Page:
Davoodianes makes no showing that he meets or equals a listing. Instead, he argues the ALJ failed to use a medical expert in violation of Social Security Ruling ("SSR") 96-6p. Specifically, Davoodianes argues the state agency medical consultant did not sign the Disability Determination and Transmittal forms. AR 95-96.
The ALJ "is responsible for deciding the ultimate legal question whether a listing is met or equaled." SSR 96-6p, 1996 SSR LEXIS 3, *7-*8. When an ALJ determines that an individual's impairment is not equivalent to any listing, the ALJ may satisfy the duty to receive expert opinion evidence into the record by obtaining the signature of a State medical consultant on an SSA-831-U5, SSA-832-U5 or SSA-833-U5 form, or by "[o]ther documents, including the Psychiatric Review Technique Form and various other documents on which medical and psychological consultants may record their findings." Id. at *8-*9 (July 2, 1996).
The ALJ discussed the evidence which formed the basis of his finding at step three of the sequential analysis. AR 34. The ALJ cited the opinion of the state agency medical consultant*fn3 in Exhibit 1F and the absence of medical findings in the record required for listing 5.05 (chronic liver disease) or any other listed impairment.*fn4 Id.
The state agency medical consultant's opinion by Dr. Chambers in Exhibit 1F consists of a Physical Residual Functional Capacity Assessment form dated April 24, 2008, with the attached request for medical advice. AR 415-24. Dr. Chambers found "Hx of Hep B, 2005 Labs: not listing level." AR 416. Dr. Chambers found that Davoodianes could lift 20 pounds occasionally and 10 pounds frequently; sit, stand and walk for about 6 hours in an 8-hour workday; and push or pull consistent with the lift/carry restriction. Id. Davoodianes could only occasionally climb ladders, ropes and scaffolds, and should avoid concentrated exposure to extreme cold and heat. AR 417, 419.
The Physical Residual Functional Capacity form used by Dr. Chambers is Form SSA-4734-BK, which is not one of the listed forms in SSR 96-6p. However, SSR 96-6p permits an ALJ to rely on "other documents," including "various other documents on which medical and psychological consultants may record their findings." SSR 96-6p, 1996 SSR LEXIS 3, at *8-*9. The Physical Residual Capacity form qualifies as a form on which a medical consultant may record his or her findings.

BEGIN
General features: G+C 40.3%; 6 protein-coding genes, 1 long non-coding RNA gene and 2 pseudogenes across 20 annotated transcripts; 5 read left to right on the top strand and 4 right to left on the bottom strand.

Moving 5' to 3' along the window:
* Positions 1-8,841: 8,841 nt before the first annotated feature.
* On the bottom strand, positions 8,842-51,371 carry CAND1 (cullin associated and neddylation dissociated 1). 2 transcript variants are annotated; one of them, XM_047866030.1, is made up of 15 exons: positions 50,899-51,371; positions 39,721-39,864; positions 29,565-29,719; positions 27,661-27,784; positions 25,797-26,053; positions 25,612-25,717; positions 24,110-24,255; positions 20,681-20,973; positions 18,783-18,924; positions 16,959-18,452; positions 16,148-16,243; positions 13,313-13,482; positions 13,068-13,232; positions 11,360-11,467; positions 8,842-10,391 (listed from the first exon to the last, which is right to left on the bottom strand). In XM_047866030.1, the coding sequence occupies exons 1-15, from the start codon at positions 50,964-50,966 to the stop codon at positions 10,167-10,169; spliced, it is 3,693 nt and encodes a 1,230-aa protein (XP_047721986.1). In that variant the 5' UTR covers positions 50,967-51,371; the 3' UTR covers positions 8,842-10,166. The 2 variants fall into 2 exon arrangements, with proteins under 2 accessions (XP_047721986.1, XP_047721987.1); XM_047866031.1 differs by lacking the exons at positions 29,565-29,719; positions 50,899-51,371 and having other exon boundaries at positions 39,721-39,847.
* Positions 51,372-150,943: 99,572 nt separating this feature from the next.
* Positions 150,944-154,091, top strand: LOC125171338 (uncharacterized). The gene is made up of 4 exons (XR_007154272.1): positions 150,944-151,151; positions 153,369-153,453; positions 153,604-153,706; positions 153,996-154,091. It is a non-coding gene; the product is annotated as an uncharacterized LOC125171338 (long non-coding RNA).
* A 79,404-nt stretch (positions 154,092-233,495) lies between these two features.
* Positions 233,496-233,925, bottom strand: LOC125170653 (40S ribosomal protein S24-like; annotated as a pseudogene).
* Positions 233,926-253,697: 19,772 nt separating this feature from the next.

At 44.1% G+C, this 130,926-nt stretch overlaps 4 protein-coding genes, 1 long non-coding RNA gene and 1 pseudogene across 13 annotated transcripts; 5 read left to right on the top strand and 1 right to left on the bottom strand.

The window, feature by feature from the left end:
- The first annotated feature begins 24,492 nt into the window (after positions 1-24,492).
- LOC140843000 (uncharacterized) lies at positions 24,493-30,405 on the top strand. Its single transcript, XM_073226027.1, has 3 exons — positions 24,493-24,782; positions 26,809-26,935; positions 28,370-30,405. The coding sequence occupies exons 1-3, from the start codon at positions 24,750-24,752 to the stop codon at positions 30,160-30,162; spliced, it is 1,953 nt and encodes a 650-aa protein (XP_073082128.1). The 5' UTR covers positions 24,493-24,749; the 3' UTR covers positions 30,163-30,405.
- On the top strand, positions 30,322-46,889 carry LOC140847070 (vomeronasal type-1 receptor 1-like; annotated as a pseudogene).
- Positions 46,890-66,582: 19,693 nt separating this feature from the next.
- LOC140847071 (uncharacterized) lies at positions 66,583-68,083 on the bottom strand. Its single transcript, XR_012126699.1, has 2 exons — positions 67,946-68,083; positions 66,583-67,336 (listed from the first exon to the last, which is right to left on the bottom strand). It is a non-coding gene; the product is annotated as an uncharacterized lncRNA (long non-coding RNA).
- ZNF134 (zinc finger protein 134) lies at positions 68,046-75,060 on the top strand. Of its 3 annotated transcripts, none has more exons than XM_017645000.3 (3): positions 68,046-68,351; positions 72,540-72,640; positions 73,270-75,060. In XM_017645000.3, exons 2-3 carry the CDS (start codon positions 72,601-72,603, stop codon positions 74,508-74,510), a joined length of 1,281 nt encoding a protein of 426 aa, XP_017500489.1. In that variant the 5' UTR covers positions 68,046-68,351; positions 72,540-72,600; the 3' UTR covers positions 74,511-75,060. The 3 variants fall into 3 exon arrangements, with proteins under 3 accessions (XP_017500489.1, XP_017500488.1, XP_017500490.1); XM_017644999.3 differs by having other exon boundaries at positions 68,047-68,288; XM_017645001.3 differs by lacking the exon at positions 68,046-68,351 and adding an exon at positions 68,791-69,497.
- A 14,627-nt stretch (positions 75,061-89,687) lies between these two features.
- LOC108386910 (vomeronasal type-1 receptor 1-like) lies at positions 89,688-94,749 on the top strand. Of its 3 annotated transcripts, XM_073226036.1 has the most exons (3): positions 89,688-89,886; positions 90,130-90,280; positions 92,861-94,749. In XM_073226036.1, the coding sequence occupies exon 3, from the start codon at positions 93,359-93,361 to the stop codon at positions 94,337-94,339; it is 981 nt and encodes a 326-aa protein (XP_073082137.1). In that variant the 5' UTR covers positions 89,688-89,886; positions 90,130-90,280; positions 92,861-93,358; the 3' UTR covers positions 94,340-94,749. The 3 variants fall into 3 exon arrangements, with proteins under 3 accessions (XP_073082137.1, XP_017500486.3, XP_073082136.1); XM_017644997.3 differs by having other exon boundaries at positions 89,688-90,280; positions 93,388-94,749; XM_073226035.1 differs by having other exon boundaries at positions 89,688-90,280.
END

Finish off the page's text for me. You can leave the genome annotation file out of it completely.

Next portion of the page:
In reply, Davoodianes argues that Dr. Chambers "was simply trying to communicate that the sole medical evidence available to him at the time of his review . . . did not demonstrate a Listing-level impairment." JS at 6.
SSR 96-6p requires an ALJ to obtain an updated medical opinion from a medical expert "[w]hen additional medical evidence is received that in the opinion of the administrative law judge . . . may change the State agency medical or psychological consultant's finding that the impairment(s) is not equivalent in severity to any impairment in the Listing of Impairments." SSR 96-6p at *9-*10.
The ALJ found that "the record does not document medical findings that are equivalent in severity and duration to the criteria of any listed impairment." AR 34, 37-41; see also AR 41 ("laboratory studies do not show a progression of disease with increased serum total bilirubin, decreased serum albumin, increased INR levels or CLD scores to show end-stage liver disease"; "the records document the claimant has exhibited no manifestations of chronic liver disease such as jaundice, enlargement of the liver, ascites, hematemesis, hypoxemia, edema or altered mental status"). This finding is supported by substantial evidence, and Davoodianes does not even argue otherwise. See also Rivera v. Astrue, 2012 U.S. Dist. LEXIS 21584, at *9-*10 (E.D. Wash. Feb. 21, 2012). Davoodianes has not shown the ALJ erred in failing to call a medical expert to testify whether his impairment met or equaled a listing.
D. Occupational Therapist And Kinesiologist's Opinions
Davoodianes argues the ALJ failed to apply the analysis required by SSR 06-03p to an occupational therapist's evaluation dated August 5, 2009.*fn5 AR 210-224.
The ALJ gave the evaluation "no substantial weight" because it did not come from an acceptable medical source,*fn6 was based "in large part on the claimant's subjective complaints" and was "inconsistent with the findings on examinations in the treating source records." AR 41.
Davoodianes does not dispute that an occupational therapist and kinesiologist are not acceptable medical sources. Such evidence may be used "to show the severity of your impairment(s) and how it affects your ability to work."
20 C.F.R. § 404.1513(d)-(e). However, such opinions do not receive the same deference as medical source opinions. See Gomez v. Chater, 74 F.3d 967, 970-71 (9th Cir. 1996) (opinions from "other sources" can be afforded "less weight than opinions from acceptable medical sources."). "The ALJ may discount testimony from these 'other sources' if the ALJ '"gives reasons germane to each witness for doing so."'" Molina v. Astrue, 674 F.3d 1104, 1111 (9th Cir. 2012) (citation omitted).